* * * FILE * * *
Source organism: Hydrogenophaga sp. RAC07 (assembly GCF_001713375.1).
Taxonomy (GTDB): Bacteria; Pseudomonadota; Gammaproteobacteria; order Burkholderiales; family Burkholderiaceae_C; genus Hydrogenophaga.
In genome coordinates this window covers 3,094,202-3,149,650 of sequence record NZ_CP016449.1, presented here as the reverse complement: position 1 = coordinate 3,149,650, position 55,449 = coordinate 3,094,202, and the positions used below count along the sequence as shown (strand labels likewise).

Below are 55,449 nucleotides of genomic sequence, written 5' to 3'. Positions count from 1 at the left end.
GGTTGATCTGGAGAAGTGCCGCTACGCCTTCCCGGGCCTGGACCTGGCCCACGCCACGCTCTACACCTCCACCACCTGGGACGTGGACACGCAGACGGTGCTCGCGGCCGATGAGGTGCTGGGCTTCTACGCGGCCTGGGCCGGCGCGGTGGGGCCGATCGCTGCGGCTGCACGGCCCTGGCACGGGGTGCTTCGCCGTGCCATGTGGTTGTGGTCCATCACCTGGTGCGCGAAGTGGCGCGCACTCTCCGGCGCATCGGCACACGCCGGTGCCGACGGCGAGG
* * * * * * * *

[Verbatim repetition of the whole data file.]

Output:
Source organism: Hydrogenophaga sp. RAC07 (assembly GCF_001713375.1).
Taxonomy (GTDB): Bacteria; Pseudomonadota; Gammaproteobacteria; order Burkholderiales; family Burkholderiaceae_C; genus Hydrogenophaga.
In genome coordinates this window covers 3,094,202-3,149,650 of sequence record NZ_CP016449.1, presented here as the reverse complement: position 1 = coordinate 3,149,650, position 55,449 = coordinate 3,094,202, and the positions used below count along the sequence as shown (strand labels likewise).

Below are 55,449 nucleotides of genomic sequence, written 5' to 3'. Positions count from 1 at the left end.
GGTTGATCTGGAGAAGTGCCGCTACGCCTTCCCGGGCCTGGACCTGGCCCACGCCACGCTCTACACCTCCACCACCTGGGACGTGGACACGCAGACGGTGCTCGCGGCCGATGAGGTGCTGGGCTTCTACGCGGCCTGGGCCGGCGCGGTGGGGCCGATCGCTGCGGCTGCACGGCCCTGGCACGGGGTGCTTCGCCGTGCCATGTGGTTGTGGTCCATCACCTGGTGCGCGAAGTGGCGCGCACTCTCCGGCGCATCGGCACACGCCGGTGCCGACGGCGAGG